You might have heard of the United Nations Sustainable Development Goals; you might have heard of the Paris Climate Agreement. But I hope you have already heard about the European Green New Deal. The European Green New Deal has made headlines in the last months. What is it, how will it fuel the green transition and what opportunities will it bring to young engineers?
It is no secret that climate change and environmental degradation pose a very real threat to the globe. Increasing carbon emissions, air and water pollution, a growing human population, the disruption of natural processes, and encroachment on wild areas – all these trends necessitate tangible actions to prevent irreversible damage. And it is important to do so in a collaborative, environmentally just manner, ensuring fairness to disadvantaged peoples.
To accelerate this green transition, the European Commission introduced the Green New Deal (GND) in December 2019. It is essentially a comprehensive growth strategy which transforms climate and environmental challenges to opportunities. Its first and foremost objective? To achieve no net greenhouse gas emissions by 2050!
The GND has many points of emphasis: clean energy, circular economy, biodiversity, farming and agriculture, technological innovation, sustainable mobility, energy efficiency. To address these points, many various types of policies and mechanisms will have to act in synergy.
For one, carbon tariffs and the development of Emissions Trading Systems (ETS) will be critical, to motivate countries to curtail their greenhouse gas pollution. Another step will be increasing subsidies for renewable energy while decreasing subsidies for fossil fuel polluters. Horizon Europe, an investment programme, will aid in research and development of green technologies such as batteries, clean hydrogen, and low-carbon transportation. Many start-ups within the EIT InnoEnergy ecosystem are already capitalising on these opportunities. EIT InnoEnergy also recently announced the European Green Hydrogen Acceleration Center (EGHAC); its goal is to catapult investments in green hydrogen and decarbonise energy-intensive industries including steel.
Altogether, the plan is to finance the GND through the InvestEU investment plan, mobilising one trillion Euros of resources. This size and scale make it one of the largest movements in recent times. It also holds vast potential for job creation and market opportunities, a promising sign for recent grads. In fact, the GND has sparked remarkable youth dialogue, which has reverberated throughout Europe.
Any discussion on the GND would be remiss without mentioning the NextGenerationEU. Obviously, the COVID-19 pandemic has caused significant unemployment and economic slumps worldwide. In order to recover, the EU has put forth the NextGenerationEU, a 750 billion Euro plan to invigorate the economy. It holds the green transition as the central means of recovery, demonstrating the potential for stimulating the economy and simultaneously promoting a more sustainable society and achieving climate goals.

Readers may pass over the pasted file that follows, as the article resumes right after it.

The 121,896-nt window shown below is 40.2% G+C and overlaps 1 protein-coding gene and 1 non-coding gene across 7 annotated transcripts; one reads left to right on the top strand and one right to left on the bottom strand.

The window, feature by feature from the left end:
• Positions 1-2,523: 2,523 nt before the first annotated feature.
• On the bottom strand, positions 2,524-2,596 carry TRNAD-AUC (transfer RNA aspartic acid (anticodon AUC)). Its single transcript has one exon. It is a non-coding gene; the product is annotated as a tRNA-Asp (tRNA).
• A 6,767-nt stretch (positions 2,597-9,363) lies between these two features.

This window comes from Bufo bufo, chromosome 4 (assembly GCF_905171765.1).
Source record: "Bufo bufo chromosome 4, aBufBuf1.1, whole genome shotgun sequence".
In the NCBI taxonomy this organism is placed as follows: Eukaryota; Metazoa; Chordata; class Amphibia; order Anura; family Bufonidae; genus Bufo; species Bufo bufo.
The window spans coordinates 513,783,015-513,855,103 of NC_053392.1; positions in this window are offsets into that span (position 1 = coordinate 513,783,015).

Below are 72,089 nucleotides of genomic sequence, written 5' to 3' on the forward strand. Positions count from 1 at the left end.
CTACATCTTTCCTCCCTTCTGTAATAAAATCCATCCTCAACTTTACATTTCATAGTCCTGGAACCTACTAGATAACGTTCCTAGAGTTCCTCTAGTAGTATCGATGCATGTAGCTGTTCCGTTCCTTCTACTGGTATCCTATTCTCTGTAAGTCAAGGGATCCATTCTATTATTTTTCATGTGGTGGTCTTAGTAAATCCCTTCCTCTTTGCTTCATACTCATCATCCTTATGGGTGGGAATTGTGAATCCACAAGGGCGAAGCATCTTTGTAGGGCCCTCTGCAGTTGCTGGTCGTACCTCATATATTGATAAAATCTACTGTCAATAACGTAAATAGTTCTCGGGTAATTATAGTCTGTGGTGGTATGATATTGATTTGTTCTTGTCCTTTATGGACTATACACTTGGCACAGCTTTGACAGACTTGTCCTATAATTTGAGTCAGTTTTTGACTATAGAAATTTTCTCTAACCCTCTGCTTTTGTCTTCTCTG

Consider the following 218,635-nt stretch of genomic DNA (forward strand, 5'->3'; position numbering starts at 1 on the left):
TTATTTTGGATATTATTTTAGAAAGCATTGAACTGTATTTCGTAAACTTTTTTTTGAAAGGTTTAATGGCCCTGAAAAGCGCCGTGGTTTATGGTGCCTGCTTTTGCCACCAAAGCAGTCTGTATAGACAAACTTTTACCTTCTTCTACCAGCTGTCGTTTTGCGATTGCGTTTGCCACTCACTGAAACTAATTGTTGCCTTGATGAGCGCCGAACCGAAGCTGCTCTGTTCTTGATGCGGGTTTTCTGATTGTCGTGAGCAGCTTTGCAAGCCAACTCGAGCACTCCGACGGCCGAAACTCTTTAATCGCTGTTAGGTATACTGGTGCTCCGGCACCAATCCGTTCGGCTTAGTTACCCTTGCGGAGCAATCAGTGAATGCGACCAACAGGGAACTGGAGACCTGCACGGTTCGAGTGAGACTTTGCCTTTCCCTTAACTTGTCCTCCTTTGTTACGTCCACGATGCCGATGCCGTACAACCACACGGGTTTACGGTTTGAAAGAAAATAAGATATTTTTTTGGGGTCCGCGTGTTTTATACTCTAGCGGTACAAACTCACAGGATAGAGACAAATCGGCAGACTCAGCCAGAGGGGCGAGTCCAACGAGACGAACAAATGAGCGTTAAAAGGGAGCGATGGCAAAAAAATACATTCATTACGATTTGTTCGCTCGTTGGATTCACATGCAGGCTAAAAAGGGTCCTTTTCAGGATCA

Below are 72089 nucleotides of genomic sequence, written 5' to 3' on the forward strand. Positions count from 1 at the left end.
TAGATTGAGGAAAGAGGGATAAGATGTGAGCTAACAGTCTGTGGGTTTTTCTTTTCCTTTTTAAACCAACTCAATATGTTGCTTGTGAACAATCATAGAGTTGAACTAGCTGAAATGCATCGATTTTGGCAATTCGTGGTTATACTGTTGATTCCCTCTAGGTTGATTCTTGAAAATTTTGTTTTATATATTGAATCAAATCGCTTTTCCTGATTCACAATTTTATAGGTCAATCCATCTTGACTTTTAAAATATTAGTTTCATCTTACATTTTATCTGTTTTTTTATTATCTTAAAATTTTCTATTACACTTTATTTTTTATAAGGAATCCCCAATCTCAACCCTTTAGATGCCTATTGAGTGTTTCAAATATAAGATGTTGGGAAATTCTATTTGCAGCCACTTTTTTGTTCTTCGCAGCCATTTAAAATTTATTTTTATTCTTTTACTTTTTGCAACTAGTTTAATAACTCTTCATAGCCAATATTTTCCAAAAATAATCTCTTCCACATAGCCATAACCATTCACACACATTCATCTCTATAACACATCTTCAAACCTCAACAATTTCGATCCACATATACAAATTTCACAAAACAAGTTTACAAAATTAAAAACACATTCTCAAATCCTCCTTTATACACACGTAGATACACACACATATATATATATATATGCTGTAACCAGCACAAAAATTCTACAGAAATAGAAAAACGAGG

I often hear about the GND in my courses; again, the magnitude of the scheme, and its presence in recent news, make it an ideal case study, subject of a class paper, or example from a professor to relate course topics.
As either a current or prospective EIT InnoEnergy student, you may wonder: how can I interact with these mass policy schemes, to enact change? What does it mean for students studying sustainable and renewable energy?
There are several ways to get involved. At the local level, you can try joining a university club working on policy initiatives or preventing food waste; for example, the KTH Students for Sustainability in Stockholm. As an EIT InnoEnergy student, you can also join the CommUnity by EIT InnoEnergy, connecting with shareholders, industry actors, and policymakers. There are also pan-European organisations such as the European Youth Energy network, an initiative to connect and empower students across Europe. And on Fridays, you can join Greta Thunberg’s Fridays for Future movement in solidarity, going on strike for climate. The GND is not only about top-down change, but bottom-up change, too.
Looking forward, the GND will bring huge opportunities to students, recent graduates, and young professionals. Now more than ever, skilled engineers will be highly sought after to bring about the energy transition. With investments being made across various industries, and more and more jobs being created, now is the time to jump start your career and tap into the potential of the Green New Deal.
by Emilia Chojkiewicz, EIT InnoEnergy Master School student